Monday, December 4, 2006

Merry Customer Service

We can spend hours every week talking with retail executives and reporting new trends and technologies in the industry, but there’s nothing like a holiday shopping binge to open your eyes to retail reality. My top 10 take-away messages from a weekend spent shopping with my family:

Biggest customer-service shock: On the first Saturday in December, J. Crew and Victoria’s Secret did not have gift boxes at the stores we visited.

Best overall in-store experience: No surprise here. Crate & Barrel excels at everything—merchandising, employee assistance, superior customer service and efficient checkout despite the longest lines of any store visited.

Most hospitable customer-service: Friendly and efficient cashiers at Dollar Tree and Target proved retail doesn’t have to be high dollar to be high quality.

Most knowledgeable service: We visited two recently converted Macy’s stores, and the associates at both stores did an outstanding job of locating inventory in back rooms or other stores. Kudos to Federated for transitioning stores to the Macy’s protocol in time for superior holiday shopping experiences.

Least knowledgeable service: Unfortunately the ladies in pink are making the list again—although the Victoria’s Secret associate was very nice and wanted to be helpful, she was at a total loss when it came to finding sizes and inventory. That would be a training, not a personnel, issue.

Multichannel myth-busting: My assumption that merchandise in catalogs would be available on line proved false. J. Crew does not include all its merchandise on its Web site—but a call-center operator provided outstanding service and located the item I was seeking with hardly any info at all.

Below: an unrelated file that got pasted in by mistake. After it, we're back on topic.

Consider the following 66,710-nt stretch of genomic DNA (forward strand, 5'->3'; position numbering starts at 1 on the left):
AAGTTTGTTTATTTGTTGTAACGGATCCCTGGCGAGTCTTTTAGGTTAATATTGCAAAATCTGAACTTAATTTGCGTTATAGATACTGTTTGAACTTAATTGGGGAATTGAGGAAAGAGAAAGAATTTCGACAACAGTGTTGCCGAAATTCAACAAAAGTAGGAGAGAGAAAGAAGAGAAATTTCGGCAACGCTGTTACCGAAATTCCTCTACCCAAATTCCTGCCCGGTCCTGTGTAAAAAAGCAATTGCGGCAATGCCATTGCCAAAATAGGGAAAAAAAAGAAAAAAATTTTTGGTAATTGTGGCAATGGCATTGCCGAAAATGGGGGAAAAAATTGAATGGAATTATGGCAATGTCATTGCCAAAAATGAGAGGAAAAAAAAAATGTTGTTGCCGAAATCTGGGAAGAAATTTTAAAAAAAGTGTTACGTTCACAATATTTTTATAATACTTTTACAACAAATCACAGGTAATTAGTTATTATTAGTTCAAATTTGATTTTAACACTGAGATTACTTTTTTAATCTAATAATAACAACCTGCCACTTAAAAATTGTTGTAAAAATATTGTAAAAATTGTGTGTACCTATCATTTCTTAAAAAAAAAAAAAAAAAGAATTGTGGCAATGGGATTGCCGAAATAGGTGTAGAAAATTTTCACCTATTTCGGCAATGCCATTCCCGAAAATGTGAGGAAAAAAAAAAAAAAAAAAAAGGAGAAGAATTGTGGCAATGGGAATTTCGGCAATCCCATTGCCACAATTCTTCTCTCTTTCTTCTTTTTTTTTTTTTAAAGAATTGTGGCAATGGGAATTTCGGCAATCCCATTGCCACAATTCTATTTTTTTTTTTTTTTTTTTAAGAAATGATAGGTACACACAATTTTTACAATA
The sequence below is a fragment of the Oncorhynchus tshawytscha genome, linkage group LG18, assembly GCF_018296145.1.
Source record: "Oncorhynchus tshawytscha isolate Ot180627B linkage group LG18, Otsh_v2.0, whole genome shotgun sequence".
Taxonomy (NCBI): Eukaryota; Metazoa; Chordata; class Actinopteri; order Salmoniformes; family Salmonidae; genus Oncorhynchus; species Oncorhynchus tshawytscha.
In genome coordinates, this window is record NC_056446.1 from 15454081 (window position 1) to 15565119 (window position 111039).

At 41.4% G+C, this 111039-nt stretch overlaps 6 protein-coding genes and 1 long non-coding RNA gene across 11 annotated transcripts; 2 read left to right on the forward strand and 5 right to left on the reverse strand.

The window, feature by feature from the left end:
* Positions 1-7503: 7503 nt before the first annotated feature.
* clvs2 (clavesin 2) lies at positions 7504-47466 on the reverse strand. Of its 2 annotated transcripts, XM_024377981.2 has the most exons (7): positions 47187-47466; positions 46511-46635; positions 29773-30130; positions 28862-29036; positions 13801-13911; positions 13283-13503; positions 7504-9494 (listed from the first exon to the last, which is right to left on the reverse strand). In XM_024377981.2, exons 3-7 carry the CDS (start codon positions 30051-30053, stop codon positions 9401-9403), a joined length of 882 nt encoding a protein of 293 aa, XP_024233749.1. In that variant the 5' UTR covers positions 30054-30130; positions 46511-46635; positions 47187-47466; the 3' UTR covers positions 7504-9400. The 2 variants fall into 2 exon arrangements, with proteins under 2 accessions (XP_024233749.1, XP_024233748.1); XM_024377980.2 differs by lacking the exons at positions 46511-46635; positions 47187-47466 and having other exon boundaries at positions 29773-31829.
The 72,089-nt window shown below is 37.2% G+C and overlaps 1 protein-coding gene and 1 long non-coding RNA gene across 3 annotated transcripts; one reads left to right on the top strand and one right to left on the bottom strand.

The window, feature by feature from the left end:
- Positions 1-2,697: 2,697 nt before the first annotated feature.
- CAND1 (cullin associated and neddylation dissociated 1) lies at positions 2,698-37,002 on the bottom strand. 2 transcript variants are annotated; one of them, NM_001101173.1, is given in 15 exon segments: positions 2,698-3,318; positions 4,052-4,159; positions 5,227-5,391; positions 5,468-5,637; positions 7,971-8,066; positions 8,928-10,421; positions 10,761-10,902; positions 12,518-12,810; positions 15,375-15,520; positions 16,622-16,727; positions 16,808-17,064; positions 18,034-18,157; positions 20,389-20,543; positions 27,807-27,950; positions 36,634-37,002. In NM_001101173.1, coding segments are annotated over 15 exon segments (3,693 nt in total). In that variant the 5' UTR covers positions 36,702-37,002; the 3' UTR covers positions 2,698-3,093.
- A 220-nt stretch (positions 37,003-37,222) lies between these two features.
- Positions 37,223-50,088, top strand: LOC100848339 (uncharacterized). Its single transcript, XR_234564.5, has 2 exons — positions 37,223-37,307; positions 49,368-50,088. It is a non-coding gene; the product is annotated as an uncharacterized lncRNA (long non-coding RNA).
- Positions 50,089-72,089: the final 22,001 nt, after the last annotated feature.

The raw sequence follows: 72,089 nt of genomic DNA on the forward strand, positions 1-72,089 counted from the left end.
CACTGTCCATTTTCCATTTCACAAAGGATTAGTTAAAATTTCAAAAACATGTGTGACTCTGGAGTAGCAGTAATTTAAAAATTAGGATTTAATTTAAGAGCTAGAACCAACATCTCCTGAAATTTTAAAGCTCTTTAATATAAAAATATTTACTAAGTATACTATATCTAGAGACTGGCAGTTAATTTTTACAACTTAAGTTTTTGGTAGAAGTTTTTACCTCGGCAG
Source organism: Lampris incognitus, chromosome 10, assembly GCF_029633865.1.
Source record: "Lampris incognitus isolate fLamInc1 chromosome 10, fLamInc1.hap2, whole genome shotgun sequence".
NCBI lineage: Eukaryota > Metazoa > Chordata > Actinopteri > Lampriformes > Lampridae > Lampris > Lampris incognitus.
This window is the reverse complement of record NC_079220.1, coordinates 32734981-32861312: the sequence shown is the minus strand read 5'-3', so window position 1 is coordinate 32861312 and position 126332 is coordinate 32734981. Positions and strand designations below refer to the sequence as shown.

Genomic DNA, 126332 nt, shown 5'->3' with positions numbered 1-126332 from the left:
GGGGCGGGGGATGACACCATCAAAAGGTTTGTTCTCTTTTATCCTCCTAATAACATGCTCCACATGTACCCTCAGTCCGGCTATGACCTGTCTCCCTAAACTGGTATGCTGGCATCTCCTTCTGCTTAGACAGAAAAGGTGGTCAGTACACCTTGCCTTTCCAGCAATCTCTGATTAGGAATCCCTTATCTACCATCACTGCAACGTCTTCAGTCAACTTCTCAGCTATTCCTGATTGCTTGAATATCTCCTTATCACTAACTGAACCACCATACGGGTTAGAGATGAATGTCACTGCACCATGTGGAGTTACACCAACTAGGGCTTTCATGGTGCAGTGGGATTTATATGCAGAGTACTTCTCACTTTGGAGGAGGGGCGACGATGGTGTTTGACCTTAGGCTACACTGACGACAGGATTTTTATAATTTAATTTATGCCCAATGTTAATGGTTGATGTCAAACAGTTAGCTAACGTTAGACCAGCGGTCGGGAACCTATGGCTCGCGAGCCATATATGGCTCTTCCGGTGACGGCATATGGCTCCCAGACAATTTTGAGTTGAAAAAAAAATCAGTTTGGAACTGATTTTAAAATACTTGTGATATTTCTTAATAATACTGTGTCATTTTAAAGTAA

Mutlichannel excellence: Since I had discarded the catalog, assuming I’d find the product at a store or on line, this same J. Crew call-center operator provided me with SKU item numbers and talked me through an Internet visit so, although the product was not available at, she and I could see that we were talking about the right merchandise.

Warning signs: I always feel a twinge of fear for retailers on my “personal favorite’s” list when the store is empty but the mall (and competitor stores) are packed. Here’s hoping J. Jill was vacant because all those husbands wait until the last minute to shop, and perhaps Smith & Hawken was just having an off moment.

Generation gap: A 14-year-old girl will turn standing in line at Starbucks into a social event; a 79-year-old grandfather will never understand why anyone (much less a crowd) would stand in line for 15 minutes to spend $4.00 on a cup of coffee.

Opportunity begging attention: If retailers want to take customer service to the next level, you’ve got to think outside the box—literally! Parking-lot congestion is a mess during the holidays, and poor access to shopping centers is a huge deterrent for shoppers, who don’t want to spend 20 minutes sitting in traffic waiting to enter a mall parking lot. Valet-parking services address only a small percentage of the problem. Tenants should flex some negotiating muscle to have a portion of CAM charges dedicated to addressing this problem—possibly with shuttle service from remote lots or hiring off-duty officers to direct traffic so it flows more smoothly.

— Connie Gentry